Thrillopolis

Thrillopolis was a planned amusement park that was to have been built by Themeparks LLC in the early 2000s. The park was planned to be built in Nashville, Tennessee, near the Adelphia Coliseum. The project was announced in 2002, and was projected to open in 2005. The park was originally planned to be located at an 82-acre site near the Adelphia Coliseum on the banks of the Cumberland River, but after conflicts with the local government, Themeparks LLC planned to build the park in Wilson County. The project was scrapped around 2004-05.

Thrillopolis
LocationNashville, Tennessee (original concept)
Wilson County, Tennessee (second concept)
Coordinates36°09′42″N 86°46′02″W / 36.16167°N 86.76722°W / 36.16167; -86.76722Coordinates: 36°09′42″N 86°46′02″W / 36.16167°N 86.76722°W / 36.16167; -86.76722
OwnerThemeparks LLC
StatusCancelled

HistoryEdit

Downtown Nashville proposalEdit

In the early 2000s, Themeparks LLC, who were operating Magic Springs and Crystal Falls in Hot Springs, Arkansas, and had sold Kentucky Kingdom in Louisville, Kentucky to Premier Parks in 1997, were looking to expand. The company began working on plans for an amusement park that was to be built in Nashville, Tennessee, a city that had not had any major amusement parks since Opryland USA closed in December 1997.[1] On April 25, 2002, Ed Hart, the CEO of Themeparks LLC, pitched the concept for a Nashville-based theme park called Thrillopolis to Mayor Bill Purcell and the Nashville Chamber of Commerce. Thrillopolis was planned to be built on an 82-acre industrial site, owned by the Steiner Liff Iron and Metal Company, on the banks of the Cumberland River and next to the Adelphia Coliseum.[2] Construction was to begin in late 2002, and the park was going to open in 2005. During the proposal, Themeparks LLC estimated that the park's construction would cost $193 million, the company wanted $127 million in public financing which they would back with a $100 million letter of credit. Maria Partlow, vice president of marketing for Themeparks LLC, said, "We have to have a public-private partnership, that is the model for how these parks work now."[3]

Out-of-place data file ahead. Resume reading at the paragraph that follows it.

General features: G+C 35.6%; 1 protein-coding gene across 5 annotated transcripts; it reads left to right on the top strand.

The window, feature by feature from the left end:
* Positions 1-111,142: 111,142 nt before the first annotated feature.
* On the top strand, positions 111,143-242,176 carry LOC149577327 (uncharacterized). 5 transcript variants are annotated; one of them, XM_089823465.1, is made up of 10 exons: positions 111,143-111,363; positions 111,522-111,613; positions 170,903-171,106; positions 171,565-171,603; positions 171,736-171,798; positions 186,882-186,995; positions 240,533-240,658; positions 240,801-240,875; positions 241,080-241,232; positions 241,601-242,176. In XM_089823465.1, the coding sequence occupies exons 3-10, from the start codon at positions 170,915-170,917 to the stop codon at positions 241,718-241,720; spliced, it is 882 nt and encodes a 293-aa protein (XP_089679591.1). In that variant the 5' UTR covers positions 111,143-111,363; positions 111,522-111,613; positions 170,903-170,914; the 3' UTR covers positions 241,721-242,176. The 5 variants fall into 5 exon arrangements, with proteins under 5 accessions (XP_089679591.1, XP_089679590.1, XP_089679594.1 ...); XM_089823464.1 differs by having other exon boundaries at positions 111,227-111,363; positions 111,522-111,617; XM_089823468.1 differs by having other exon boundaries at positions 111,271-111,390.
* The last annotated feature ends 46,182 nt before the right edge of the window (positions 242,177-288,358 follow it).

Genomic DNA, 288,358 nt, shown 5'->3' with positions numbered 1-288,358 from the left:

Several Nashville council members publicly showed opposition for the planned amusement park. Council member J.B. Loring said the proposal “simply doesn’t fit in with the progress of Nashville at all,” and he said that every council member he spoke to agreed with his opinion that the plan was "ridiculous." Council member Ron Nollner said that the proposal was “Out of the question, In my book, that’s not doable." John Summers, another council member, said that Nashville “shouldn’t be the funding of first resort for a speculative business. If the business doesn’t work out, the city is at risk. Meanwhile, extending the lending capacity to amusement park developers means we have less lending capacity for our real needs, like schools.”[4] Mayor Purcell also showed opposition to the amusement park, saying "Everyone thinks that it would be nice for us to have a theme park, the question is, should we take $127 million in public resources and put it to that use?” Purcell mentioned that he didn't understand why Hart wanted public funding when he didn't seek a bank loan, saying “For returns that are certain, there is a great amount of capital in a market system like ours. For people with ideas to come to a city asking for funding, that usually means that private investors have concluded that it doesn’t meet their standard of risk.” Hart said that he needed the credit from Metro, because "financing an amusement park of this size privately would mean taking on too much debt."[5]